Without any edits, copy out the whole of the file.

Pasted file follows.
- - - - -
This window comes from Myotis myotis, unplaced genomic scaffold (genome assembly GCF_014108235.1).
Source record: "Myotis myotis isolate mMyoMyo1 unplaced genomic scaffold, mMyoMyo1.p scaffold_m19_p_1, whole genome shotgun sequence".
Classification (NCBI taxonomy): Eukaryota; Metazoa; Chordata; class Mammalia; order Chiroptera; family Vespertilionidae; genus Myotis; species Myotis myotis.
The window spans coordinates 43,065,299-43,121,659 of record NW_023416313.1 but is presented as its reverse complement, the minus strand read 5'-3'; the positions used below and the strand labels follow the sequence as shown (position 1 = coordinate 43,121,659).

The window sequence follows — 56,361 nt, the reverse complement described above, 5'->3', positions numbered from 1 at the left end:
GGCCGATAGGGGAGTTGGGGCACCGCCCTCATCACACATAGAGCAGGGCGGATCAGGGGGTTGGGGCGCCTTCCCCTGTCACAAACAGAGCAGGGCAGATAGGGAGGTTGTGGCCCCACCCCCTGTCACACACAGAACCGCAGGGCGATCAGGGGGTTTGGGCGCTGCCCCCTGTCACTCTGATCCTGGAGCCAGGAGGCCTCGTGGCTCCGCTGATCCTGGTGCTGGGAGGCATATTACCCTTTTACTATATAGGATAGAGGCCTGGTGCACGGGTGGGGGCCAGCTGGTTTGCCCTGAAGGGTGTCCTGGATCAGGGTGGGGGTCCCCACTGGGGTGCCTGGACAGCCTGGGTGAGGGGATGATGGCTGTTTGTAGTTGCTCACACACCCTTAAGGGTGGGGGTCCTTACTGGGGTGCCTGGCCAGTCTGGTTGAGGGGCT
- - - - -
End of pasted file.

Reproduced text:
This window comes from Myotis myotis, unplaced genomic scaffold (genome assembly GCF_014108235.1).
Source record: "Myotis myotis isolate mMyoMyo1 unplaced genomic scaffold, mMyoMyo1.p scaffold_m19_p_1, whole genome shotgun sequence".
Classification (NCBI taxonomy): Eukaryota; Metazoa; Chordata; class Mammalia; order Chiroptera; family Vespertilionidae; genus Myotis; species Myotis myotis.
The window spans coordinates 43,065,299-43,121,659 of record NW_023416313.1 but is presented as its reverse complement, the minus strand read 5'-3'; the positions used below and the strand labels follow the sequence as shown (position 1 = coordinate 43,121,659).

The window sequence follows — 56,361 nt, the reverse complement described above, 5'->3', positions numbered from 1 at the left end:
GGCCGATAGGGGAGTTGGGGCACCGCCCTCATCACACATAGAGCAGGGCGGATCAGGGGGTTGGGGCGCCTTCCCCTGTCACAAACAGAGCAGGGCAGATAGGGAGGTTGTGGCCCCACCCCCTGTCACACACAGAACCGCAGGGCGATCAGGGGGTTTGGGCGCTGCCCCCTGTCACTCTGATCCTGGAGCCAGGAGGCCTCGTGGCTCCGCTGATCCTGGTGCTGGGAGGCATATTACCCTTTTACTATATAGGATAGAGGCCTGGTGCACGGGTGGGGGCCAGCTGGTTTGCCCTGAAGGGTGTCCTGGATCAGGGTGGGGGTCCCCACTGGGGTGCCTGGACAGCCTGGGTGAGGGGATGATGGCTGTTTGTAGTTGCTCACACACCCTTAAGGGTGGGGGTCCTTACTGGGGTGCCTGGCCAGTCTGGTTGAGGGGCT